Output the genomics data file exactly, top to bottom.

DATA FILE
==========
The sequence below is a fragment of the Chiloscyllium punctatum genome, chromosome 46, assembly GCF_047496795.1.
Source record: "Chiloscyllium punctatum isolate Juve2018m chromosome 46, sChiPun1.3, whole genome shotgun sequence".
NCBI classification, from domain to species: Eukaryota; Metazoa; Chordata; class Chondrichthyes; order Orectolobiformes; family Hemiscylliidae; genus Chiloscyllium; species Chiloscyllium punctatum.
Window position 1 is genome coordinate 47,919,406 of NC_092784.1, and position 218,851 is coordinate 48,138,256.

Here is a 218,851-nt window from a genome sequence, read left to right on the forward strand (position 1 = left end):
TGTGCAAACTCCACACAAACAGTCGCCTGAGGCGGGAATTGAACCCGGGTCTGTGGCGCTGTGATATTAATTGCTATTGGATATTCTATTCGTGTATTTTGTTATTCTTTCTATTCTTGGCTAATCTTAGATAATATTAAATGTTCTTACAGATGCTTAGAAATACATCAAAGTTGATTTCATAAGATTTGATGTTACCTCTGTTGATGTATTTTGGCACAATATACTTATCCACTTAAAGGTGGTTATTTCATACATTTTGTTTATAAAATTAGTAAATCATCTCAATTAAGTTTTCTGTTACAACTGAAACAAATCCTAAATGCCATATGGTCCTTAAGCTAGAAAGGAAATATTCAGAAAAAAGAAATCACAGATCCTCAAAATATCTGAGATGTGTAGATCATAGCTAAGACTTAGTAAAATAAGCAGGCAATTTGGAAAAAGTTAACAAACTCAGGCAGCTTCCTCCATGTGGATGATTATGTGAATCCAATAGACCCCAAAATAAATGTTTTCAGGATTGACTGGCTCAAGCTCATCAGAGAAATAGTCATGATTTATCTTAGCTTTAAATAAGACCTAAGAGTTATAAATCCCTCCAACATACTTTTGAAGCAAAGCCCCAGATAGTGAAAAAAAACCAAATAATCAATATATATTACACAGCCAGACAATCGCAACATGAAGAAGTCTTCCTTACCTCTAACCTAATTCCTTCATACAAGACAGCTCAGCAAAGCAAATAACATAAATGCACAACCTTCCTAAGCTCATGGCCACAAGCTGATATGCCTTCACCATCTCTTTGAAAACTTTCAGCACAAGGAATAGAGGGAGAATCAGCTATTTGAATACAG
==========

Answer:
The sequence below is a fragment of the Chiloscyllium punctatum genome, chromosome 46, assembly GCF_047496795.1.
Source record: "Chiloscyllium punctatum isolate Juve2018m chromosome 46, sChiPun1.3, whole genome shotgun sequence".
NCBI classification, from domain to species: Eukaryota; Metazoa; Chordata; class Chondrichthyes; order Orectolobiformes; family Hemiscylliidae; genus Chiloscyllium; species Chiloscyllium punctatum.
Window position 1 is genome coordinate 47,919,406 of NC_092784.1, and position 218,851 is coordinate 48,138,256.

Here is a 218,851-nt window from a genome sequence, read left to right on the forward strand (position 1 = left end):
TGTGCAAACTCCACACAAACAGTCGCCTGAGGCGGGAATTGAACCCGGGTCTGTGGCGCTGTGATATTAATTGCTATTGGATATTCTATTCGTGTATTTTGTTATTCTTTCTATTCTTGGCTAATCTTAGATAATATTAAATGTTCTTACAGATGCTTAGAAATACATCAAAGTTGATTTCATAAGATTTGATGTTACCTCTGTTGATGTATTTTGGCACAATATACTTATCCACTTAAAGGTGGTTATTTCATACATTTTGTTTATAAAATTAGTAAATCATCTCAATTAAGTTTTCTGTTACAACTGAAACAAATCCTAAATGCCATATGGTCCTTAAGCTAGAAAGGAAATATTCAGAAAAAAGAAATCACAGATCCTCAAAATATCTGAGATGTGTAGATCATAGCTAAGACTTAGTAAAATAAGCAGGCAATTTGGAAAAAGTTAACAAACTCAGGCAGCTTCCTCCATGTGGATGATTATGTGAATCCAATAGACCCCAAAATAAATGTTTTCAGGATTGACTGGCTCAAGCTCATCAGAGAAATAGTCATGATTTATCTTAGCTTTAAATAAGACCTAAGAGTTATAAATCCCTCCAACATACTTTTGAAGCAAAGCCCCAGATAGTGAAAAAAAACCAAATAATCAATATATATTACACAGCCAGACAATCGCAACATGAAGAAGTCTTCCTTACCTCTAACCTAATTCCTTCATACAAGACAGCTCAGCAAAGCAAATAACATAAATGCACAACCTTCCTAAGCTCATGGCCACAAGCTGATATGCCTTCACCATCTCTTTGAAAACTTTCAGCACAAGGAATAGAGGGAGAATCAGCTATTTGAATACAG